A shaggy dog story

A Shaggy Dog Story: A second telling

Here’s that shaggy dog story but with a bit more context – not that this changes the joke (if I can call it that).

In 1974 I had travelled to Mexico to participate in a meeting in with other representatives of the areas that composed the North American Zone. We were there to compare reports on the psycho-social conditions in our respective home areas. It was information that would later be integrated with similar studies being carried out in the other zones to form a snapshot of our planet at this moment in time. In those pre-Internet days, gathering the most up to date information was a real challenge. Each area was responding to the same extensive questionnaire. All of its questions required research; many of them also required thought. The topics ranged from the political to the religious.

I would be the Canadian rep at that meeting, which was going to be held on a farm near Cuernavaca about 50km South of Mexico City. As a result, I was flying (my first time) down there via NY carrying a thick document amply illustrated with hand-drawn charts and graphs. Not only was this my first time in an aeroplane but also my first time outside of Canada and the U.S.

Besides that meeting I was also going get to see Silo in person and attend some meetings with him. It all sounded great, except for the idea that I was actually going to meet Silo. That was something that I had very mixed feelings about. In fact it was the one thing that might have kept me from going there. It wasn’t my idea of a good time. On the contrary, the idea of meeting a truly awakened human being, a Buddha, an enlightened master, man number who knows what, was not comforting it was terrifying. It wasn’t the first time since encountering Silo’s teaching that I’d felt a “climate ” similar to that been forced to overcome or at least confront it. *(see San Fran in 74 )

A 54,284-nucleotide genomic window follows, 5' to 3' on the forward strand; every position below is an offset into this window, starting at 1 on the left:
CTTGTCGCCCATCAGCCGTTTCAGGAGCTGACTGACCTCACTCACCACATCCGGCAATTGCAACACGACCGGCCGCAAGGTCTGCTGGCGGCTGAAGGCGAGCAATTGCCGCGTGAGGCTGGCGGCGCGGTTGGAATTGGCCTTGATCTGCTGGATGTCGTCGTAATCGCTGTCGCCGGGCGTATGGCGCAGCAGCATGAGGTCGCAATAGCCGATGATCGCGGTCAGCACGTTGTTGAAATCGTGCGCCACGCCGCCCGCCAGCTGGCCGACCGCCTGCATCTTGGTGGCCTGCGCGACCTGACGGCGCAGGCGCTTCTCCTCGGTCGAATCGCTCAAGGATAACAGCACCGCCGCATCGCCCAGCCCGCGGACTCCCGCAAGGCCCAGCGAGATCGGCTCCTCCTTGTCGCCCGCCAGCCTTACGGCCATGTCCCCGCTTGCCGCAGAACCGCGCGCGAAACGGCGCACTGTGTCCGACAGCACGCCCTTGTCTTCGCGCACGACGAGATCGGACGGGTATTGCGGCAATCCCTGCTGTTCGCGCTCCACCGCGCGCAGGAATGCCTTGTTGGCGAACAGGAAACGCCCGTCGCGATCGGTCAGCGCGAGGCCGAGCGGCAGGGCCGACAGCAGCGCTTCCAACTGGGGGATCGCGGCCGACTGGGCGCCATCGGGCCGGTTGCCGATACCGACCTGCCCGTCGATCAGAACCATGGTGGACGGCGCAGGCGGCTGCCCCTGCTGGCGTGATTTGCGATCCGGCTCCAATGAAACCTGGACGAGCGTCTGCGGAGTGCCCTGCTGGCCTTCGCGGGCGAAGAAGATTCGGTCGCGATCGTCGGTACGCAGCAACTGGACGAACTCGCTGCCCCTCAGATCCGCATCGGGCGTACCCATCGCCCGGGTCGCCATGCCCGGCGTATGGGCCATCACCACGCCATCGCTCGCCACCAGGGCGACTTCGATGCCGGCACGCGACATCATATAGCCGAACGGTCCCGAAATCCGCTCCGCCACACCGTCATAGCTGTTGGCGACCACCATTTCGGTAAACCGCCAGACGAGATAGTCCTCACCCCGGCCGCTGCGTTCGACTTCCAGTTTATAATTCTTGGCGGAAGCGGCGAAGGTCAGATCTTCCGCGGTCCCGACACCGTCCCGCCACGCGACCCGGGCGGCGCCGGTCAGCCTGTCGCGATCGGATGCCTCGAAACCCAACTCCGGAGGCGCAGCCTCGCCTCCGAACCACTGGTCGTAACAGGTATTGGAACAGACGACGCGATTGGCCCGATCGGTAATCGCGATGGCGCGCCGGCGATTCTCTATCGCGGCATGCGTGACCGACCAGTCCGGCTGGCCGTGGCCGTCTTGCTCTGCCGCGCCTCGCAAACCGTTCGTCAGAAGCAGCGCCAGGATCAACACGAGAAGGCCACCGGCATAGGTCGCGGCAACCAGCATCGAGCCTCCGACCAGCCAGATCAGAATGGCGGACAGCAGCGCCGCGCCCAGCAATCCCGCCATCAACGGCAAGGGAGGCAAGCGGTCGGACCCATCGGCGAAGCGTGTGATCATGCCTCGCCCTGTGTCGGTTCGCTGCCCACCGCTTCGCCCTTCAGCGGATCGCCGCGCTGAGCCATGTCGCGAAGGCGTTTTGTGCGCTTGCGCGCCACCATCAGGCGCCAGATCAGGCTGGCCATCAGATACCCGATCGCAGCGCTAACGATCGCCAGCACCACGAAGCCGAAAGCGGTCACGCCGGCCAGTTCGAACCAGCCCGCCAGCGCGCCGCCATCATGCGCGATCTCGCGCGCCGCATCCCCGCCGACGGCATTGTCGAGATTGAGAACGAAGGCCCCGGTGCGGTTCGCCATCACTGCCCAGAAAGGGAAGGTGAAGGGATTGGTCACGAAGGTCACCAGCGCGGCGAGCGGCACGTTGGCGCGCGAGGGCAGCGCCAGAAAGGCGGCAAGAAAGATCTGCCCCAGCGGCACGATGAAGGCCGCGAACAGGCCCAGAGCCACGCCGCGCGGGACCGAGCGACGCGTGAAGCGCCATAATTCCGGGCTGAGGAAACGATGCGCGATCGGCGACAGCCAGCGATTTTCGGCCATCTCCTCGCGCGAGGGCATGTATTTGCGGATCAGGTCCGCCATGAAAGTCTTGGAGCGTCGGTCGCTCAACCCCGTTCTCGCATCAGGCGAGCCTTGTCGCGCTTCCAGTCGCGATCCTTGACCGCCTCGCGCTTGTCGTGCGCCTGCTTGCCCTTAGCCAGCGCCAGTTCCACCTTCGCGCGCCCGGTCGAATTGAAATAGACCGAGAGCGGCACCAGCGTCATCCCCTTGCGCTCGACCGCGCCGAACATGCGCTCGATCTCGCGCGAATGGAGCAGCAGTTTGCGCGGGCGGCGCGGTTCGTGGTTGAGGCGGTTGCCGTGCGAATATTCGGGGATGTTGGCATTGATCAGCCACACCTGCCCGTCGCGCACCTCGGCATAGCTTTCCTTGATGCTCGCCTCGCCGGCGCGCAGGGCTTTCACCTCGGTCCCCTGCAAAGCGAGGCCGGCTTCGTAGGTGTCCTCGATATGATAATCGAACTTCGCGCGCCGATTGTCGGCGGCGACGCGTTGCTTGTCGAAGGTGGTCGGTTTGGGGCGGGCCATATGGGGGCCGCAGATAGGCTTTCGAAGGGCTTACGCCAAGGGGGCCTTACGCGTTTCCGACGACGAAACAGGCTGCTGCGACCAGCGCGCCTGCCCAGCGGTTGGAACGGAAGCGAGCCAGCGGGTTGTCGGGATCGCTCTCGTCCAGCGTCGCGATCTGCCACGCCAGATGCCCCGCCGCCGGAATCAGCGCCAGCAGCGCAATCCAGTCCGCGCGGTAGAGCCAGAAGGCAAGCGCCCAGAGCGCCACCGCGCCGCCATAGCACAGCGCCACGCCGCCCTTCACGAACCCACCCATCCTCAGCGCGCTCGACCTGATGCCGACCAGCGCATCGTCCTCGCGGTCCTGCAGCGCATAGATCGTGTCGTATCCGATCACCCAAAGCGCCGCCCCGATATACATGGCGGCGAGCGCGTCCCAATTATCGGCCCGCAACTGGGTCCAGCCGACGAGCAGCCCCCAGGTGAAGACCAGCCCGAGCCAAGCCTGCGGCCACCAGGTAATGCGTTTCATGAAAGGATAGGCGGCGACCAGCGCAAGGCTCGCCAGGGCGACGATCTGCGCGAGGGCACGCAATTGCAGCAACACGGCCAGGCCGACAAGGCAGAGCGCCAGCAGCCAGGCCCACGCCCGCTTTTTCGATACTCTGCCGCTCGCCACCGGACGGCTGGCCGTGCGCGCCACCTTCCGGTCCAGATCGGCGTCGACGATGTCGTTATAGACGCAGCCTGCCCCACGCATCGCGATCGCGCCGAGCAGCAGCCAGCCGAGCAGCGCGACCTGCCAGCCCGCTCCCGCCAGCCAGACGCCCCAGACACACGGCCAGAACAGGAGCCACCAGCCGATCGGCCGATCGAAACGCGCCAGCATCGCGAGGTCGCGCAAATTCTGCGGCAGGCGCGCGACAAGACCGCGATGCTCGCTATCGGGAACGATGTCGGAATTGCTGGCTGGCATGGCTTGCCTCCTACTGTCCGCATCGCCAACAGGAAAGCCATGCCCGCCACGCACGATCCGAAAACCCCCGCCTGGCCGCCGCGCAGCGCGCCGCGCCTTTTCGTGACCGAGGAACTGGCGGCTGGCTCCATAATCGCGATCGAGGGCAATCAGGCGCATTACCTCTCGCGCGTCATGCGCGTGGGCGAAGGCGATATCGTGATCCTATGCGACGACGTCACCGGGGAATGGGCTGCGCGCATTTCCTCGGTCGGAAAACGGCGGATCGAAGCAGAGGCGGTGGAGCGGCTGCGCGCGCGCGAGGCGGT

Our “zonal meeting” took place at a small farm on the outskirts of Cuernavaca. The meetings with Silo took place a few days later back in Mexico City. I’ll tell you more about that and my first meeting with Silo elsewhere. That’s an interesting story to say the least since at that encounter – he healed me – honest! Well, sort of…. (I’ll post that story later).

The meetings in Cuernavaca and Mexico City were finished. Silo had invited a small group of friends were invited on a number of excursions. I think – and it’s only my impression – that the gringos were given preference. If memory serves there was a general feeling that because of distance (in miles and culture) it would be nice for us (gringos) to get a chance to hang out with him in a more intimate, less formal, situation. It was nice, and for me it was much more. Unexpectedly it was also the beginning of my friendship with this man who was to be my guide and teacher in so many things.

In Teotihuacan I stood with Silo on the Pyramid of the Moon and looking down saw – to my amazement – exactly what the poet had described: “…our sign is in all the altars.” This unexpected vision led me to ask him about a theme that would remain tantalizingly obscure to me for almost another 30 years. Only a few months earlier I’d hitched from Toronto to San Francisco with my friend Kerri in order to join a group of about a dozen other young people and spend almost a month studying the works that we call Crafts and Disciplines. When we began it was explained that the Crafts prepared the way for working in a Discipline and some time in the future, if and when we had the opportunity to enter these works in earnest, we would work in one of the four Disciplines that were the foundation of all the rest of Silo’s teaching. For now we were only taking a cursory look at these very complex and profound works to round out our vision of Silo’s teaching.